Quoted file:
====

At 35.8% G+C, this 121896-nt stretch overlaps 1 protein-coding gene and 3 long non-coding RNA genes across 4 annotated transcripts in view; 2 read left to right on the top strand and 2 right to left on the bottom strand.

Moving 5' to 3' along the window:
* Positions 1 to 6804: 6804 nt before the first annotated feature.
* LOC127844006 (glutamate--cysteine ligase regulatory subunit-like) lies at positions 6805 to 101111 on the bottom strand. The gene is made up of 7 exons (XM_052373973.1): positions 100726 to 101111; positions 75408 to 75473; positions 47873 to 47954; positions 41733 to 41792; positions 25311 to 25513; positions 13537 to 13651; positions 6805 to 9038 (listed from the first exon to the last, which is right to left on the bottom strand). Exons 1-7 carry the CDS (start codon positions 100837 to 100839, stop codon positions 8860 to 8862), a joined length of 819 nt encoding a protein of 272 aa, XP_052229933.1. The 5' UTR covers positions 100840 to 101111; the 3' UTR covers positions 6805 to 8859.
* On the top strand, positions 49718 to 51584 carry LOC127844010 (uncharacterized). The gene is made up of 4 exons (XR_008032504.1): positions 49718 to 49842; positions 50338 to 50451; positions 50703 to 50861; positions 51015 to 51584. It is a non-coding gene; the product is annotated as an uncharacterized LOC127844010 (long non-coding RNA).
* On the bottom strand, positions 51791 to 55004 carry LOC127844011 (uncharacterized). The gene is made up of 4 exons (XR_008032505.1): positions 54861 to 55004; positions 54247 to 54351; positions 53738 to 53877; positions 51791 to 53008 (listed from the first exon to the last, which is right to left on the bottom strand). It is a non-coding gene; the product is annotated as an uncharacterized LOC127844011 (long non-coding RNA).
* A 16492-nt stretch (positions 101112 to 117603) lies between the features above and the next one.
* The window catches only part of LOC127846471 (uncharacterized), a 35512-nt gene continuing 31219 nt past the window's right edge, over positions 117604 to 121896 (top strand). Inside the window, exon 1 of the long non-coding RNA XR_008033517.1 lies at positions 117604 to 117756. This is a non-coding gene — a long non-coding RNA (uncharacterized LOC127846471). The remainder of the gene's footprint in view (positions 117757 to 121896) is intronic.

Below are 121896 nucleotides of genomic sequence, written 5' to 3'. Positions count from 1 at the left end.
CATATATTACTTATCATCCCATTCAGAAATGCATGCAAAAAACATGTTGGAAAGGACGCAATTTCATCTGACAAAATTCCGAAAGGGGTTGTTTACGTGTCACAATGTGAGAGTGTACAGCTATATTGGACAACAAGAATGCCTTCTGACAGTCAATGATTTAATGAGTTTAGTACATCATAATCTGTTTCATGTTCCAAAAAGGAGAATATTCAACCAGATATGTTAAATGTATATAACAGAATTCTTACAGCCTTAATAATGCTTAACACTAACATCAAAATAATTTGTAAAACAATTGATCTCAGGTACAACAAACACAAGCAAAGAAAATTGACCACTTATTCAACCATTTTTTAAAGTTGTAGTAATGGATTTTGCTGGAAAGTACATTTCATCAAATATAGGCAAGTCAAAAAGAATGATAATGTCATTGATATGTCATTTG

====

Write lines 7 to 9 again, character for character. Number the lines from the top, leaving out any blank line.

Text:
* A 16492-nt stretch (positions 101112 to 117603) lies between the features above and the next one.
* The window catches only part of LOC127846471 (uncharacterized), a 35512-nt gene continuing 31219 nt past the window's right edge, over positions 117604 to 121896 (top strand). Inside the window, exon 1 of the long non-coding RNA XR_008033517.1 lies at positions 117604 to 117756. This is a non-coding gene — a long non-coding RNA (uncharacterized LOC127846471). The remainder of the gene's footprint in view (positions 117757 to 121896) is intronic.

Below are 121896 nucleotides of genomic sequence, written 5' to 3'. Positions count from 1 at the left end.